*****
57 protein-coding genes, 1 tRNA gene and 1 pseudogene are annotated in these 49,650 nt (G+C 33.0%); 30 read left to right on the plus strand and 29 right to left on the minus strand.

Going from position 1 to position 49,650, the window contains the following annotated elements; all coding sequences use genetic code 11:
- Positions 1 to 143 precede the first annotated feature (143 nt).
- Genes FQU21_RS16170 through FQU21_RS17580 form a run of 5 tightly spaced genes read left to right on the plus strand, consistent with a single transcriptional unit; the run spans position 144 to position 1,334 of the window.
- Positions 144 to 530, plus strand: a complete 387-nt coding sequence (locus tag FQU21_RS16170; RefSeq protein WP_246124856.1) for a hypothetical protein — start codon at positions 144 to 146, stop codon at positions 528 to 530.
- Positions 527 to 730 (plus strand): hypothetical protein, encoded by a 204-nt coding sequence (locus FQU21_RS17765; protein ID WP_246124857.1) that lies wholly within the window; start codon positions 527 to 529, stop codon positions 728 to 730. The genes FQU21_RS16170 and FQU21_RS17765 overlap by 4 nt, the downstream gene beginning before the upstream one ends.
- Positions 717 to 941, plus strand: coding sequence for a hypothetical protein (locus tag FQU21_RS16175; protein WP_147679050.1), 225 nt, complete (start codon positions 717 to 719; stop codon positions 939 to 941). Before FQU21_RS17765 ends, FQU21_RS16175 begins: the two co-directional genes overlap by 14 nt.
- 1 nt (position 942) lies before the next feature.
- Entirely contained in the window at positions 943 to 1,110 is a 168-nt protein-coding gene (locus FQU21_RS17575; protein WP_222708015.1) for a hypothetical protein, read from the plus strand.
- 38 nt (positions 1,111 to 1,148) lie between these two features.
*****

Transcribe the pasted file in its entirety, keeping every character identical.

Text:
57 protein-coding genes, 1 tRNA gene and 1 pseudogene are annotated in these 49,650 nt (G+C 33.0%); 30 read left to right on the plus strand and 29 right to left on the minus strand.

Going from position 1 to position 49,650, the window contains the following annotated elements; all coding sequences use genetic code 11:
- Positions 1 to 143 precede the first annotated feature (143 nt).
- Genes FQU21_RS16170 through FQU21_RS17580 form a run of 5 tightly spaced genes read left to right on the plus strand, consistent with a single transcriptional unit; the run spans position 144 to position 1,334 of the window.
- Positions 144 to 530, plus strand: a complete 387-nt coding sequence (locus tag FQU21_RS16170; RefSeq protein WP_246124856.1) for a hypothetical protein — start codon at positions 144 to 146, stop codon at positions 528 to 530.
- Positions 527 to 730 (plus strand): hypothetical protein, encoded by a 204-nt coding sequence (locus FQU21_RS17765; protein ID WP_246124857.1) that lies wholly within the window; start codon positions 527 to 529, stop codon positions 728 to 730. The genes FQU21_RS16170 and FQU21_RS17765 overlap by 4 nt, the downstream gene beginning before the upstream one ends.
- Positions 717 to 941, plus strand: coding sequence for a hypothetical protein (locus tag FQU21_RS16175; protein WP_147679050.1), 225 nt, complete (start codon positions 717 to 719; stop codon positions 939 to 941). Before FQU21_RS17765 ends, FQU21_RS16175 begins: the two co-directional genes overlap by 14 nt.
- 1 nt (position 942) lies before the next feature.
- Entirely contained in the window at positions 943 to 1,110 is a 168-nt protein-coding gene (locus FQU21_RS17575; protein WP_222708015.1) for a hypothetical protein, read from the plus strand.
- 38 nt (positions 1,111 to 1,148) lie between these two features.